"I don't know. I'm glad I didn't have to find out. But a lot of people are alive now because you came through. Me, for one. And your girl."

"But not Forrest."

"Is that what this is all about? There was nothing you could do for Forrest. He was dead when you got there."

I shake my head. "I killed him."

"Adam killed him. You killed a monster in a lab. You know this Riley, why are you--"

"You weren't there. You didn't see him. He spoke to me. He remembered who I was, who he was--"


"He said Adam was going to make me like him-- like them. And that we'd be fighting on the same side again."


"It wasn't just some anonymous monster with Forrest's face, it was him, he knew who he was, he--"

"Riley!" Graham doesn't actually yell -- he never yells -- but there's a definite edge in his voice, more than enough to shut me up so he can speak. "This is Forrest we're talking about. He hated demons. He'd never want to be one. He'd never want to make you into one. I don't care what that thing said to you, or how much it remembered, or what it sounded like, it wasn't Forrest. And you're insulting his memory by even thinking that it was. Don't do this to him, Ry. Don't do this to yourself."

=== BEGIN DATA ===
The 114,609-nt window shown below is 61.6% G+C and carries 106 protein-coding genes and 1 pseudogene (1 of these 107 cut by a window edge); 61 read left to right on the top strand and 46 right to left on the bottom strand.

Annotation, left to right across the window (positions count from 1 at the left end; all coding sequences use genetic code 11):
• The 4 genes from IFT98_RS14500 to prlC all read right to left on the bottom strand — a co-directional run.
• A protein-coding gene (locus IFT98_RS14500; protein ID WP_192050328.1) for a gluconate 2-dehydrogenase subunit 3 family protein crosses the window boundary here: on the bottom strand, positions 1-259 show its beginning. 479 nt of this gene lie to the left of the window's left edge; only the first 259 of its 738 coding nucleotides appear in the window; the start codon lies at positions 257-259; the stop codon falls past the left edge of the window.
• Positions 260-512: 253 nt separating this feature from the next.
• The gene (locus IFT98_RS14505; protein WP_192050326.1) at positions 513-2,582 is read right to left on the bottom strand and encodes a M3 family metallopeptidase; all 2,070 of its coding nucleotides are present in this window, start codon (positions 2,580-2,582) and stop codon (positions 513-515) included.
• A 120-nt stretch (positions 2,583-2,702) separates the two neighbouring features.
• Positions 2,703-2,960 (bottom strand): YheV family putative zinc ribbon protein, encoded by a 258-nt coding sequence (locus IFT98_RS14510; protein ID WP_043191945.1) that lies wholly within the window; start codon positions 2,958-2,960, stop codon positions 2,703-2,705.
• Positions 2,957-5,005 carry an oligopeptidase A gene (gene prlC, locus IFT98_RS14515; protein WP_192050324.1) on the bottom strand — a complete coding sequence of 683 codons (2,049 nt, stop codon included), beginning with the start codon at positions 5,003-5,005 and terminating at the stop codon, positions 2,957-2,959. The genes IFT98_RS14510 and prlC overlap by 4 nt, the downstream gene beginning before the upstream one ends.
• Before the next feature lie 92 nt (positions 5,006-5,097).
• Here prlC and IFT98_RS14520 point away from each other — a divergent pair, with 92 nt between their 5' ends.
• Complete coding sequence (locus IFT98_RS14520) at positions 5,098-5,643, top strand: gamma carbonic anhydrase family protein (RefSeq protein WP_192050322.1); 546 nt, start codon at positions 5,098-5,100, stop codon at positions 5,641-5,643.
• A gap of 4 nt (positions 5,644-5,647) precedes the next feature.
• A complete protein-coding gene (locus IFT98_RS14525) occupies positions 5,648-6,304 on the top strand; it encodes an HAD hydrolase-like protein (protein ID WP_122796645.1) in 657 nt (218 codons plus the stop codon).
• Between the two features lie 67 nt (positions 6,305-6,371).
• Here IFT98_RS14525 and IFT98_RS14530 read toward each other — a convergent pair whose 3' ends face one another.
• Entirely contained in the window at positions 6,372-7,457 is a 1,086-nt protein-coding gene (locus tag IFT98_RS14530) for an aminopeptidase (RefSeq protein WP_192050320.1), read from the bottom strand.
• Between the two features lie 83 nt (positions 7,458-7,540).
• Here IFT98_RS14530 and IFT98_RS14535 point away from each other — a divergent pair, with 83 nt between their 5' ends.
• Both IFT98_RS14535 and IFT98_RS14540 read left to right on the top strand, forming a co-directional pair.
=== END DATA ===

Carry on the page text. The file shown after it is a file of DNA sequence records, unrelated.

This has got to be the longest speech I've ever heard Graham make. I'm so thrown by it, I don't even know how to respond. And he's still talking.

"Look, I know I wasn't there. I'm not going to pretend what it was like for you, seeing Forrest and Walsh turned into those... things. But don't make it worse than it has to be. You and Buffy saved a lot of lives. Be proud of that, instead of beating yourself up over shit that isn't your fault."